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Flashcards in Bovine Deck (459)
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121

How is a diagnosis of mummification made?

Usually made beyond term, time of calving approaches and no imminent signs are seen, general health of dam is unaffected, small hard uterus via rectal exam, no placentomes, no foetal fluids, no fremitus. Blood sample for oestrone sulphate or pregnancy specific protein B will confirm absence of viable foetus.

122

When does maceration occur?

If luteal regression occurs and cervix dilates but mummy remains in utero maceration follows. Corpus luteum regresses, parturient process begins but fails to run complete course, bacteria enter the partially dilated cervix and by putrifaction and autolysis the soft tissues regress until a compact mass of bones remain.

123

How is mummification treated?

Injection with PFG2a can be tried to lyse CL and cause expulsion of mummy. not always effective. in most cases mummified calf may be pushed into cervix/ vagina but require manual assistance to remove. Corticosteroids are ineffective when a dead foetus is present.

124

How is maceration treated?

Rarely attempted because it is rarely effective. Uterus may be manually emptied of bones but smaller ones usually remain and are invariably attached to or embedded within the endometrium where they cause residual chronic inflammation and stop contraception.

125

How does pre partum metritis and emphysema occur?

Most commonly encountered in the peri partum period, most notably in cases of neglected dystocia. Uterine infection by gas producing bacteria which usually gain access via the cervix. the uterine contents provide an ideal medium for bacterial growth. Bacteraemia renders the dam acutely ill and the conition may be rapidly fatal.

126

What is hydramnios?

Gradual accumulation of excess volume of amniotic fluid around mid- late trimester, caused by foetal abnormality impairing ability to swallow fluids. Most cases go to term. induction of calving/abortion rarely required.

127

What is hydrallantois?

The most common cause of dropsy in the foetal membranes, seen in in last trimester, caused by abnormal placental function and normally the foetus is normal. Sudden onset severe abdominal distension in last trimester associated with massive voluume of allantoic fluid up to 250 litres, cow has distended pear shaped abdomen. Fluid accumulation can lead to rupture of pre pubic tendon and compression of abdominal organs. twin pregnancy is main ddx.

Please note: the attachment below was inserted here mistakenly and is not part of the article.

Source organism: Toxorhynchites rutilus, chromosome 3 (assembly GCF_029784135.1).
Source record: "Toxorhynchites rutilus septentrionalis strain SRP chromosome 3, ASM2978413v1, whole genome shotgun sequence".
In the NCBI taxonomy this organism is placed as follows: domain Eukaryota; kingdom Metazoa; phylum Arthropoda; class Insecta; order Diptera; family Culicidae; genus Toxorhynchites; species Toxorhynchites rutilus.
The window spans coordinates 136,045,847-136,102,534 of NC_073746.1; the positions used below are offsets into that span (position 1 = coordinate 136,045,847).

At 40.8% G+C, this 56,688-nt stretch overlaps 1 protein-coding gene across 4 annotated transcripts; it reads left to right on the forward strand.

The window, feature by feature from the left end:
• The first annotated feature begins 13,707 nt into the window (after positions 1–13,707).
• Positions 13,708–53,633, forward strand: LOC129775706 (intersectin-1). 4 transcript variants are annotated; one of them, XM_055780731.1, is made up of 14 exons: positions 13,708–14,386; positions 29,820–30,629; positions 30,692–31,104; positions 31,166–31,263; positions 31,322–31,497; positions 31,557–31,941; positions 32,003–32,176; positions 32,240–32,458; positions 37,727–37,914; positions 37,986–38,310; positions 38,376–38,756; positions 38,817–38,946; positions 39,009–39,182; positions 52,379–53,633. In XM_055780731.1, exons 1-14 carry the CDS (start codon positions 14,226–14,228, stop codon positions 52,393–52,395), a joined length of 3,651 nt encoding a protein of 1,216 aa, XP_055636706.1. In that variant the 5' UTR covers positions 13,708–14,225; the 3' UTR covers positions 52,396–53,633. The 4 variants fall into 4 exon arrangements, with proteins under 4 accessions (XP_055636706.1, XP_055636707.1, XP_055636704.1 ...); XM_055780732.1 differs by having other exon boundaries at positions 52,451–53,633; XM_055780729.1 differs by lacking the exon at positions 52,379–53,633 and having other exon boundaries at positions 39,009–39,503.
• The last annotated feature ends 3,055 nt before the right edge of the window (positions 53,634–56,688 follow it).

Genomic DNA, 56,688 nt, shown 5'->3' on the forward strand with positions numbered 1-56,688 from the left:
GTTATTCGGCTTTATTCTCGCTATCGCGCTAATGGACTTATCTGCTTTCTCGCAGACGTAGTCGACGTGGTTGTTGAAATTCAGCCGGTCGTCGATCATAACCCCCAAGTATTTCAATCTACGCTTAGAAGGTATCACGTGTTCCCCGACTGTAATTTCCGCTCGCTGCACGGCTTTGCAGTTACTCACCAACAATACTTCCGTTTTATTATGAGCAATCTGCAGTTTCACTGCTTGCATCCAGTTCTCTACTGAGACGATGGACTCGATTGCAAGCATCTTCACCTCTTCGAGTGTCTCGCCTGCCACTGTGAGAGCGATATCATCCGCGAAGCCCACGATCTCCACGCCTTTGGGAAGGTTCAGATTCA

128

What is foetal anasarca and how does it occur?

A grossly oversized foetus may be aborted - up to 3x normal birth weight, it has excessive subcutaneous fluid grossly distorting whole body and will cause dystocia problems. Quite rare. caused by an autosomal recessive gene. Mild hydrallantois and oedema of the foetal membranes may accompany foetal anasarca.

129


How does a schistosoma reflexus calf present?

Foetus is presented with 4 feet or intestines at vagina of dam and may require partial embryotomy or caesarean section to deliver.

130

What are the predisposing factors to a prolapse of the vagina/+- the cervix?

Multifactorial but probably a combination of overcondition, abnormal relaxation of pelvic ligaments associated with increased oestrogen levels and other unknown factors.

131

describe how to replace a prolapse?

Give caudal epidural analgesia 5-8ml lignocaine, clean perineum and prolapsed tissue, lubricate and replace prolapse by steady manual pressure, drainage of urine via a needle catheter by puncturing the vaginal wall may help in some cases, check replacement correct and no damage done during replacement, give antibiotic and NSAID cover if vaginitis present, select method for retaining prolapse.

132

What methods are there for retaining prolapses?

trusses and harnesses - not really used in cows
Sutures - most common method. Buhners suture is the best suture technique, least traumatic and doesnt induce straining. Sutures MUST BE REMOVED AT START OF PARTURITION.

133

When do cows usually resume cyclicity after calving?

90% of dairy cows resume cyclicity by 50 days, 70% of beef cows by 50 days.

134

How is ovulation inhibited during pregnancy?

Waves of follicles develop and become atretic in the ovaries - ovulation is inhibited by high progesterone levels during pregnancy giving negative feedback on the hypothalamus. Following parturition FSH induced waves of follicular growth are soon accompanied by ovulation and return of regular cyclicity.